10 Case Study #1: Consent by Patient; Refusal by Health Care Provider/Institution Maraachli v. Fraser, 2011 ONSC 124 Health Care Consent Act, S.O. 1996, c.2, Sched. A. 21. (1) A person who gives or refuses consent to a treatment on an incapable person’s behalf shall do so in accordance with the following principles: […] 2. If the person does not know of a wish applicable to the circumstances that the incapable person expressed while capable and after attaining 16 years of age, or if it is impossible to comply with the wish, the person shall act in the incapable person’s best interests. [emphasis added]

11 Case Study #1: Consent by Patient; Refusal by Health Care Provider/Institution Emotive Judging? “I also admitted photographs of Joseph. They show a lovely little baby boy and I thank you for sharing them with me. However, they are but snapshots in time and really cannot assist me in coming to a conclusion on the law. […] I know that this is most heartbreaking. It is my hope that in time you will find peace. I'm so sorry.” Maraachli v. Fraser (paras. 9 and 17)

12 Case Study #1: Consent by Patient; Refusal by Health Care Provider/Institution Cf Sawatzky v Riverview Health Centre (1998), 167 D.L.R. (4th) 359 (Man QB) “This is one of the most difficult cases that I have had to deal with, as it may not only change lives, but it may have the effect of ending a life. I can assure you that the last week has been most difficult for me as I have wrestled with the competing issues that have been raised.” (at para. 3)

13 Case Study #1: Consent by Patient; Refusal by Health Care Provider/Institution Summary of Issues for Jurists’ Contemplation: Mediating tensions between families and health care providing teams: what tools do lawyers and judges have at their disposal to determine WHO is best placed to make decisions (NB: role of expert evidence). Are medicine and law making “quality of life” value judgments? Confronting the reality of health care resource allocation and costs Identity of the “consenter” Implications for cases on the flip-side of the end-of-life decision-making spectrum – i.e., consent REFUSED to therapies that promise to sustain and prolong life.

14 Case Study #2: Refusal by Patient; Willingness to Treat by Health Care Provider/Institution – The Case of Minors General Principles Quebec Civil Law Consent to care is given by the child’s parent/tutor BUT a child 14 or older can, in general, give consent to care required by his/her health. (art. 14 CCQ; see also arts. 17 and 18) Where required medical care is refused either by a parent for a child under 14 or by the child if 14 or older, judicial authorization is required to treat. (art. 16 CCQ)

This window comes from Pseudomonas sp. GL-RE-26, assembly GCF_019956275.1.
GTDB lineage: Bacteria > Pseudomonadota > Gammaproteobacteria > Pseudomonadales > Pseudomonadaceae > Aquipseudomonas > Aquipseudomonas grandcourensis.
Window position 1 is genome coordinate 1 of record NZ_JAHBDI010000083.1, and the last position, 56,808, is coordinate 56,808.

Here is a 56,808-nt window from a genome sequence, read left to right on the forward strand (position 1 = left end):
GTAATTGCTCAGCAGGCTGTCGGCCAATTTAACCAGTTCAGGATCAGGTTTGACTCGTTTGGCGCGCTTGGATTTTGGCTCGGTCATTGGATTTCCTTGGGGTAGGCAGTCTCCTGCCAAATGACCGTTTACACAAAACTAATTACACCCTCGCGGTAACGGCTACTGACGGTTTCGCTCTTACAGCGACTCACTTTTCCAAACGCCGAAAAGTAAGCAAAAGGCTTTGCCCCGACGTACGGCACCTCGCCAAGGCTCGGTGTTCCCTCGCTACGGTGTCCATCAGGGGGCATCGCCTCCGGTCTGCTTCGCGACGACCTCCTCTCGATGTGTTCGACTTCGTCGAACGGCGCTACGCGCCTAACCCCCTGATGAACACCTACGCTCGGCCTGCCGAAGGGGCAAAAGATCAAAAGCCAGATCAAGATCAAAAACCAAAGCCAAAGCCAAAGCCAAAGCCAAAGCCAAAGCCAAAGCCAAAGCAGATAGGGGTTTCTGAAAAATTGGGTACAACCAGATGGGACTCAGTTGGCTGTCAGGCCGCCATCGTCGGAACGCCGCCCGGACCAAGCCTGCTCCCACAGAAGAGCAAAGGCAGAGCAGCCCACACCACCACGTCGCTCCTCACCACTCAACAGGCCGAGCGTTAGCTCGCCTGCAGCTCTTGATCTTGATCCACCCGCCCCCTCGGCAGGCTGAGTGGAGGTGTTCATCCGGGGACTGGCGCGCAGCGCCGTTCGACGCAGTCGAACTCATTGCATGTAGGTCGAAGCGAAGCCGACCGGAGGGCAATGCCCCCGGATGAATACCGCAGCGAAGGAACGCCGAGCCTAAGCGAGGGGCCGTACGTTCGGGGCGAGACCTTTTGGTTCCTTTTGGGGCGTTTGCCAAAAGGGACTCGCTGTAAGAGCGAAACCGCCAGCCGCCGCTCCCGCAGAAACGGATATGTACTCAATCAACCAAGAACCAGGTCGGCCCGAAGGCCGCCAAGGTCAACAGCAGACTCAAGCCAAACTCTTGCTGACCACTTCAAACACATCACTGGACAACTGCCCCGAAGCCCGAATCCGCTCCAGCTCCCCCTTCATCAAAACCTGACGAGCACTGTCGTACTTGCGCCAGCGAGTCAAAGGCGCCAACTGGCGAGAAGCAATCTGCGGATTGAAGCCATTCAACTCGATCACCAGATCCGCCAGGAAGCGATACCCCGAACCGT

15 Case Study #2: Refusal by Patient; Willingness to Treat by Health Care Provider/Institution – The Case of Minors Canadian Common Law Mature Minor doctrine: “I would hold that as a matter of law the parental right to determine whether or not their minor child below the age of 16 will have medical treatment terminates if and when the child achieves a sufficient understanding and intelligence to enable him or her to understand fully what is proposed. It will be a question of fact whether a child seeking advice has sufficient understanding of what is involved to give a consent valid in law.” Gillick v West Norfolk and Wisbech Area Health Authority and another, [1986] 1 AC 112 (Lord Scarman)

16 Case Study #2: Refusal by Patient; Willingness to Treat by Health Care Provider/Institution – The Case of Minors Canadian Common Law Codified consent provisions for minors – e.g., Child and Family Services Act, C.C.S.M. c. C80, ss. 25(8), 25(9): 25(8) Subject to subsection (9), upon completion of a hearing, the court may authorize a medical examination or any medical or dental treatment that the court considers to be in the best interests of the child. 25(9) The court shall not make an order under subsection (8) with respect to a child who is 16 years of age or older without the child’s consent unless the court is satisfied that the child is unable a)to understand the information that is relevant to making a decision to consent or not consent to the medical examination or the medical or dental treatment; or b)to appreciate the reasonably foreseeable consequences of making a decision to consent or not consent to the medical examination or […] treatment.